Tropical Depression MA-ON Evaluated With GPM Data
Tropical cyclones have been forming frequently in the Western Pacific Ocean since July 2016. 36 named tropical cyclones have formed in the Western Pacific in less than 5 months with 14 of them becoming typhoons.
Tropical Depression MA-ON Formed on November 10, 2016 northeast of Guam. MA-ON had maximum sustained winds estimated at 30 kts (34.5 mph) when the GPM core observatory satellite flew over on November 10, 2016 at 0701Z. GPM's Microwave Imager (GMI) and Dual-Frequency Precipitation Radar (DPR) instruments showed that the tropical depression contained some very heavy showers. Strong bands of convective storms were shown spiraling into MA-ON. GPM's radar (Ku Band) found rain falling at a rate of over 198 mm (7.8 inches) per hour in an area east of the tropical depression's center.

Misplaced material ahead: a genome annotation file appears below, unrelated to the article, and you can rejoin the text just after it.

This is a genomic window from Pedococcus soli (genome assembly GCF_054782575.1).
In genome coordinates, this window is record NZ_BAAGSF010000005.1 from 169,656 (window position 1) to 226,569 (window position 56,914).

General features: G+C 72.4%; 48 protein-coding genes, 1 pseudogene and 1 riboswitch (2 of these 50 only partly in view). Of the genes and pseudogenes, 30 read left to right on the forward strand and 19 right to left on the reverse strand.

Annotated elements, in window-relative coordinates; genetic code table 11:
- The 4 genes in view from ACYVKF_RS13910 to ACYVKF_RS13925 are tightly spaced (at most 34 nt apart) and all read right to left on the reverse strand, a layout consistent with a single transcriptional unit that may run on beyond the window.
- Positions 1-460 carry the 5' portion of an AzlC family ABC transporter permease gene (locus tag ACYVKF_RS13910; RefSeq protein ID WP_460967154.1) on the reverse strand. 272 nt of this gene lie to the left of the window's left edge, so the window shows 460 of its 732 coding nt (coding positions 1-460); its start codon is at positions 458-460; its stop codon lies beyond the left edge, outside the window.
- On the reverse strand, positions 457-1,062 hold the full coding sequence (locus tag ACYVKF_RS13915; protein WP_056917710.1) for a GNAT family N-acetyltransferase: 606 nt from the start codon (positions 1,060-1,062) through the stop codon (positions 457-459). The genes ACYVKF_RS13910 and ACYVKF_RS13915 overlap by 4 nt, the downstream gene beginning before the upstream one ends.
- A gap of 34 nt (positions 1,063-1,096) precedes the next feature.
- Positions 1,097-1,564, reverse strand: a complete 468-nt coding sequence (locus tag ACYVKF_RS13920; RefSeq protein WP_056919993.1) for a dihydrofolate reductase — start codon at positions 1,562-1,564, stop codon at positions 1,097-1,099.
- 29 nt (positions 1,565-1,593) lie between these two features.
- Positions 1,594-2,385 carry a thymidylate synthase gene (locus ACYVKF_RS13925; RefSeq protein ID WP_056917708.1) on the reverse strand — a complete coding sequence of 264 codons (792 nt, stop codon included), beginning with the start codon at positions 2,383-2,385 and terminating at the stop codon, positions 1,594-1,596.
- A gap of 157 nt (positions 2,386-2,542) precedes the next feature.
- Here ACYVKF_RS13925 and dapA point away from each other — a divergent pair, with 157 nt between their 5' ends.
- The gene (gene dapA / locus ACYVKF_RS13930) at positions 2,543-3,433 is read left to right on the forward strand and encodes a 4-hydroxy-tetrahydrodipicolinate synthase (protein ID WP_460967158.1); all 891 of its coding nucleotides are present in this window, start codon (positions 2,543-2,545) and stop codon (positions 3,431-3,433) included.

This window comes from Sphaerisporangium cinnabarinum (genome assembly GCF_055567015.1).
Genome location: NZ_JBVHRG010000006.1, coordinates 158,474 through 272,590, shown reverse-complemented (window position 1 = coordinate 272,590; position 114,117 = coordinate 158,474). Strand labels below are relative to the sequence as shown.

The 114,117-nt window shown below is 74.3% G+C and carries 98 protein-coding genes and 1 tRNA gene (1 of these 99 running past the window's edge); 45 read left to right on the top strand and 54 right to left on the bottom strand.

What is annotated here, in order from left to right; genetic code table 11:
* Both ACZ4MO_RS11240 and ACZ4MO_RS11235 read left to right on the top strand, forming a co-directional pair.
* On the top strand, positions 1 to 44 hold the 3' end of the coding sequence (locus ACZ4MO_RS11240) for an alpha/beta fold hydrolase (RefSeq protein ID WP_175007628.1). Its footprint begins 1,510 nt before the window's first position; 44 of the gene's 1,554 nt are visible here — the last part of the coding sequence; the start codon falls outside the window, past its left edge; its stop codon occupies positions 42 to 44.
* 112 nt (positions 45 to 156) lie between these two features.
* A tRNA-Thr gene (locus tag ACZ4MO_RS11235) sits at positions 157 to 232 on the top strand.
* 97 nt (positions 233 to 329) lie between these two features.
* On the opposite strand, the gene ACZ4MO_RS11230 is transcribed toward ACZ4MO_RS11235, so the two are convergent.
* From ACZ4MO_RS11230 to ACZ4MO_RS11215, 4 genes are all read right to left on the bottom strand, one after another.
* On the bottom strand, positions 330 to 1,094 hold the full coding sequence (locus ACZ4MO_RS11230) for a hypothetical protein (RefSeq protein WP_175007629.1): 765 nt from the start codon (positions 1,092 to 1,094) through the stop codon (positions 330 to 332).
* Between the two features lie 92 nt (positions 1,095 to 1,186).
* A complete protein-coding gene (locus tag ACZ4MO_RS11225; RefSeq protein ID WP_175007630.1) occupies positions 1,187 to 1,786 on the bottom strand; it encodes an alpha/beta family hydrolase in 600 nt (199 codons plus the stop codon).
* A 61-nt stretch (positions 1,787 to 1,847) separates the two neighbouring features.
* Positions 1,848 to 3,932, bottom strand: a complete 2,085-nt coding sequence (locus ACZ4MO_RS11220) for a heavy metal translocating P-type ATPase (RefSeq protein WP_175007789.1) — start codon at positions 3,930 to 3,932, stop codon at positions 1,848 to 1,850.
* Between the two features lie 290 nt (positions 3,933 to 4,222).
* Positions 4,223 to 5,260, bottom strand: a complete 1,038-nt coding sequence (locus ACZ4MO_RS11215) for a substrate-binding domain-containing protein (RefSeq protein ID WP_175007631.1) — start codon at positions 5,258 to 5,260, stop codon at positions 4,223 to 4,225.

The GPM satellite's 3-D radar data were used to evaluate the structure of rainfall within tropical depression MA-ON. Parameters such as storm top heights, vertical profiles of rainfall, and freezing levels are among the values that are measured. Storm tops of many convective storms were shown by GPM's Ku Band radar to reach heights above 16 km (9.9 miles).
The Joint Typhoon Warning Center (JTWC) predicts that MA-ON will strengthen to tropical storm intensity by November 11, 2016. MA-ON is predicted to move over the open waters of the Pacific toward the northwest.